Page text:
LJ Archive


How'd You Do That?

Shawn Powers

Issue #245, September 2014

Open-source advocates tend to make for rotten magicians. Whereas most illusionists insist on taking their secrets to the grave, we tend to give away the secret sauce to anyone who'll listen. Heck, sometimes we create things just so we can explain to others how they work! And, that is how this issue was born. We love the How-To concept. Heck, our entire magazine is based on the idea of spreading knowledge, and this month, we specifically go out of our way to show not only the result, but the “How” as well.

Reuven M. Lerner starts us off with a discussion of 12-Factor Apps. He basically describes a process for developing scalable, maintainable Web applications. As someone who recently started creating Web apps, I can attest that they get unmanageable quickly! Dave Taylor follows with some smarter code for solving the “how many days have passed” script he's been working with for the past few months.

All too often, our perfectly crafted solutions get ruined by someone changing something outside our control. Kyle Rankin recently had an issue with his fetchmail setup, and he walks through the process of troubleshooting and problem solving when someone changes the rules. If, like me, you're a fan of Kyle's passion for the command line, you'll appreciate his efforts to maintain his ASCII lifestyle.

I made true on my promise to get a little more serious this month and wrote about DNSMasq. It's not a new program, but it's so powerful and so simple, it's often overlooked as a viable option for serving DNS and DHCP. Although most people are fine with running DNS and DHCP from their off-the-shelf routers, there are times when you need to run one or both of the services on a server. That's just what I needed to do, and I was pleasantly surprised at how powerful the little dæmon can be!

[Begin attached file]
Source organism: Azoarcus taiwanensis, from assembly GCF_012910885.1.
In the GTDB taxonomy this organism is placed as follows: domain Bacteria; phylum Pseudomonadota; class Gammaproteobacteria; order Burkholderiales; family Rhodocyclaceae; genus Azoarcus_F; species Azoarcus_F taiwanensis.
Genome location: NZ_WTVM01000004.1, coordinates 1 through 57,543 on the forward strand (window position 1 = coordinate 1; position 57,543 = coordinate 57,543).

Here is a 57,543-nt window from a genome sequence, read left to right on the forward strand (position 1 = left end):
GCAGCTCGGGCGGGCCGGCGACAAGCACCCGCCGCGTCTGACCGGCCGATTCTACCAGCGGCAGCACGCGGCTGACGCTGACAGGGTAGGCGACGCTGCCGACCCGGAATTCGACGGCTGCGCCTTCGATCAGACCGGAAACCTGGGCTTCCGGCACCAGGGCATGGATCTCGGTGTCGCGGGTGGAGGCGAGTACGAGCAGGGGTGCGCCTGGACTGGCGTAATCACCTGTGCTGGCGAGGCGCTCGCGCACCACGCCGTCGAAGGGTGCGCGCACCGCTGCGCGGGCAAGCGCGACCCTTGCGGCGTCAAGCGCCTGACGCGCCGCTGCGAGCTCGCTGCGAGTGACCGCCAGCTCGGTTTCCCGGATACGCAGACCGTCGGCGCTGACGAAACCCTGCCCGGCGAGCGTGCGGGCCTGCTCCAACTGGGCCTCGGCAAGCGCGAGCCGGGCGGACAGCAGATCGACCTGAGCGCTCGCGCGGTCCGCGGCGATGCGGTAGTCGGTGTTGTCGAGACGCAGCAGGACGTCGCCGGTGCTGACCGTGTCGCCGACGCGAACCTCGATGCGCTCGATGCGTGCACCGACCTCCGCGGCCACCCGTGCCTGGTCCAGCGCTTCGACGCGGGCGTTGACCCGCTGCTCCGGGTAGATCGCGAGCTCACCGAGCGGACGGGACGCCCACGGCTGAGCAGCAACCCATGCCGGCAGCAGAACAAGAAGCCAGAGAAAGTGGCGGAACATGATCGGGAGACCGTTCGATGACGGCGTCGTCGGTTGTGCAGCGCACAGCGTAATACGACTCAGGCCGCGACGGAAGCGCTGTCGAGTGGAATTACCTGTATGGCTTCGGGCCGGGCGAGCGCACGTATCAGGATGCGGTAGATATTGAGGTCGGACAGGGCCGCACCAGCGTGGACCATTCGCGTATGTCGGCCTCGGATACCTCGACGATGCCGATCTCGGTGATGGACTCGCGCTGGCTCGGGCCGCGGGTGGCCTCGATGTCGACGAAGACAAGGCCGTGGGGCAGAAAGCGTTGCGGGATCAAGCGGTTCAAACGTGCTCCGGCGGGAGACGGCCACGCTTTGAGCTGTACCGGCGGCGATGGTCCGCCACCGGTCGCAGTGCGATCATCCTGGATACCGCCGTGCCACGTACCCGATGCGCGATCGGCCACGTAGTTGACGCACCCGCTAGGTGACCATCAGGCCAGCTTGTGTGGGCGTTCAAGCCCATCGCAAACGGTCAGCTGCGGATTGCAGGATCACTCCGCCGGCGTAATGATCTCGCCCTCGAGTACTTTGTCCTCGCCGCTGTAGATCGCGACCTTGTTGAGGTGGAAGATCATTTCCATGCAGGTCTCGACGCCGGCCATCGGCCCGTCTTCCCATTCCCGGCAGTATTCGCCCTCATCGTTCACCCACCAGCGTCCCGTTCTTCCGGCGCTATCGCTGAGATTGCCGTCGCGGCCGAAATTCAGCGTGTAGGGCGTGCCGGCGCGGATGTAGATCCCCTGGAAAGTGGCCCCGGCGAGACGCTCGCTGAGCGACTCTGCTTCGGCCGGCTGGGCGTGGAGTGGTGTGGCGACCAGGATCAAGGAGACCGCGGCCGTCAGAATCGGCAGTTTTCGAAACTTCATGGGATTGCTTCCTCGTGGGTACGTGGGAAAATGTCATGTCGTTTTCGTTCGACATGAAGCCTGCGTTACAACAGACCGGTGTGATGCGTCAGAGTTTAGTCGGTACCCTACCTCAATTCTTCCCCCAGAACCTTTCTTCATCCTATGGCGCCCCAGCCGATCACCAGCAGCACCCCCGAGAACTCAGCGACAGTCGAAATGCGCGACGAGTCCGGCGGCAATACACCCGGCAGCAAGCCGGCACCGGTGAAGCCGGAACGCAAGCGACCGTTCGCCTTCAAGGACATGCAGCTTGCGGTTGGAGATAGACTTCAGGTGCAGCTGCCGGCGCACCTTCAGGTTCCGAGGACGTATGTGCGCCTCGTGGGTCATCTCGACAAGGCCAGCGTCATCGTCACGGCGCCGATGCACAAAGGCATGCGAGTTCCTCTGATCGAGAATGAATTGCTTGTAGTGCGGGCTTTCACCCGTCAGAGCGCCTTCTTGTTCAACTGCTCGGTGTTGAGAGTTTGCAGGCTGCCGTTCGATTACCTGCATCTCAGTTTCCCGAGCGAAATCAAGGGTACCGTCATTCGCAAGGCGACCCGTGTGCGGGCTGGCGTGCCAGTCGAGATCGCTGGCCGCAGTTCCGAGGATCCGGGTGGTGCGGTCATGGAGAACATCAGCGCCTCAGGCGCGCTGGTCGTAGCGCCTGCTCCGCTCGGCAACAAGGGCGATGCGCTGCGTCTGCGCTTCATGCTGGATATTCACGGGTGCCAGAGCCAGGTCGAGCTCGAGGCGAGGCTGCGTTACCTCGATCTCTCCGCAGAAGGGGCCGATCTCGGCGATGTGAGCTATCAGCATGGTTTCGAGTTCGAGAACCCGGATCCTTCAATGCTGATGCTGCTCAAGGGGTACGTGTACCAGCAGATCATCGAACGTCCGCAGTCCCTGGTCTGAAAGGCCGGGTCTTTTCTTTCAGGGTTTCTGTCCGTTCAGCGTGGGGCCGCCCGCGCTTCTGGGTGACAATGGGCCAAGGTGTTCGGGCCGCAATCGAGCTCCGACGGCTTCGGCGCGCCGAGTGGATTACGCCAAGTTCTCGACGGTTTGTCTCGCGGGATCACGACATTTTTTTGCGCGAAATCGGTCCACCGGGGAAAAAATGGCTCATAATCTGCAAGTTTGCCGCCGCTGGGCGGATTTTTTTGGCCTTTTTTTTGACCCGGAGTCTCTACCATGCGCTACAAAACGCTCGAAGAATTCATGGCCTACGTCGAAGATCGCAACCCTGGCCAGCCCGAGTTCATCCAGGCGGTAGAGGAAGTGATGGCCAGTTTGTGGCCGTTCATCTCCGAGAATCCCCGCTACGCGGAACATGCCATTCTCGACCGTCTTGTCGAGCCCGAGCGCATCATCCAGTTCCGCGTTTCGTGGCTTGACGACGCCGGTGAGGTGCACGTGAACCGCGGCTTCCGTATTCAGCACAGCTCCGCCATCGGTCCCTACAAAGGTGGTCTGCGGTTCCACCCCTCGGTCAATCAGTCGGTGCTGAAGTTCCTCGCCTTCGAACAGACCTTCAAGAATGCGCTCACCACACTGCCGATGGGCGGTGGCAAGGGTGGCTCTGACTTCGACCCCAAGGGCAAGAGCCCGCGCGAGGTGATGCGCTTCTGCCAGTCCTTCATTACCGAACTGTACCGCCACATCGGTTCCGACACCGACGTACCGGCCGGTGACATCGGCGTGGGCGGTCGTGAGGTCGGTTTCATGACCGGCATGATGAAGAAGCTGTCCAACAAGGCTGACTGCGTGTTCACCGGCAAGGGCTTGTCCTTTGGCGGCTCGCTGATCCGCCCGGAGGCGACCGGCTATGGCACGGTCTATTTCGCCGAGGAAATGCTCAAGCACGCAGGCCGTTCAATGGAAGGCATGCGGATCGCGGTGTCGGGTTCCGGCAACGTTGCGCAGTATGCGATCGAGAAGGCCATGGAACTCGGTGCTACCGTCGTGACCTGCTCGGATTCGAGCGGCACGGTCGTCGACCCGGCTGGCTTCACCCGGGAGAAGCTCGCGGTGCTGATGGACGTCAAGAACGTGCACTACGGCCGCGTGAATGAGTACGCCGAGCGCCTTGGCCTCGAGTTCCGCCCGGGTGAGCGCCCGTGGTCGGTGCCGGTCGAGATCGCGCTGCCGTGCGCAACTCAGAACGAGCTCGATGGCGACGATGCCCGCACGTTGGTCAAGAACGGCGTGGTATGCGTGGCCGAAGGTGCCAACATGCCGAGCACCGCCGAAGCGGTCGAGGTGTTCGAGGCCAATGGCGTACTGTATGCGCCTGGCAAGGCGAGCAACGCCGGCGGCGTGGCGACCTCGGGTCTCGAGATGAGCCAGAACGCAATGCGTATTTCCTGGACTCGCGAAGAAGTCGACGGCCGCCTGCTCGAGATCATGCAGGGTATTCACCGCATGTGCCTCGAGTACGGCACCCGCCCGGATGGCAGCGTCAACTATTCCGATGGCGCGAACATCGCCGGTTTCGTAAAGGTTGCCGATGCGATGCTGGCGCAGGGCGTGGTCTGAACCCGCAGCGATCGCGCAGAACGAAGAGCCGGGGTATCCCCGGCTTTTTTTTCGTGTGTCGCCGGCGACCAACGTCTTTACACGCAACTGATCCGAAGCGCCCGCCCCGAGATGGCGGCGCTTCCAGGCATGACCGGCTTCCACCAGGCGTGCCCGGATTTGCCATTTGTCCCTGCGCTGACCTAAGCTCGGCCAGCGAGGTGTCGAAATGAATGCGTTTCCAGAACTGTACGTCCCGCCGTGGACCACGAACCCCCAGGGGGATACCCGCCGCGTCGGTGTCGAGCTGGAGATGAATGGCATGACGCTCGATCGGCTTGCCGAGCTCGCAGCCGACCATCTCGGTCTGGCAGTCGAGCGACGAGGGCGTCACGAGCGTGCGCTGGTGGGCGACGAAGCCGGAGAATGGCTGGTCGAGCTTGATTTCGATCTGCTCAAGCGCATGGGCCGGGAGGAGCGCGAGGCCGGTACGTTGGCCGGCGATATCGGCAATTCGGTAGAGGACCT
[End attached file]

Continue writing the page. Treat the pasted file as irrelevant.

Much like car alarms, self-signed SSL certificates are all too often just accepted, especially on systems we're familiar with using. The problem is that if there is a compromise on one of our trusted systems, an invalid certificate might be the only warning we get. John Foley walks through the entire process for using PKI certificates. Whether you are an old hand at creating certs for VPNs or just copy/paste something from Google whenever you need to create a Web cert, his article is interesting and educational.

Last year you may recall I mentioned ownCloud as an alternative to Dropbox for those willing and able to host such a service on their own. Mike Diehl takes it to the next level with an incredible how-to on setting up, configuring and using ownCloud for all your cloud-based needs. At its core, ownCloud does indeed sync files, but it does so much more, it's worth taking a look at. And when it comes to file storage on your server, Russell Coker addresses another extremely important topic: data corruption. Using ZFS or BTRFS filesystems can protect your data, but which is better? Which should you choose? Russell answers all your questions and more.

If there's one product that fits into our How-To issue, it's the Raspberry Pi. It's the heart of just about every Linux-based DIY project on the Internet, and those little beauties run half the projects around my house as well. A quartet of authors (Vasilis Nicolaou, Angelos Georgiadis, Georgios Chairepetis and Andreas Galazis) give us a great description of pi-web-agent. Although the little RPi devices are incredible, they also are a bit intimidating for new Linux users. pi-web-agent changes that by providing a complete Web front end for managing and controlling the Raspberry Pi, making the RPi accessible to everyone!

If you've ever wanted to work with Linux, but weren't sure “how to” get started, this issue is for you. And if you're an old hat who wants to add more skills to your tech quiver? Again, for you too. To be honest, the entire Linux community is based on sharing information and collaborating ideas. There's no illusion at play, but there's plenty of magic!

Shawn Powers is the Associate Editor for Linux Journal. He's also the Gadget Guy for LinuxJournal.com, and he has an interesting collection of vintage Garfield coffee mugs. Don't let his silly hairdo fool you, he's a pretty ordinary guy and can be reached via e-mail at info@linuxjournal.com. Or, swing by the #linuxjournal IRC channel on Freenode.net.

LJ Archive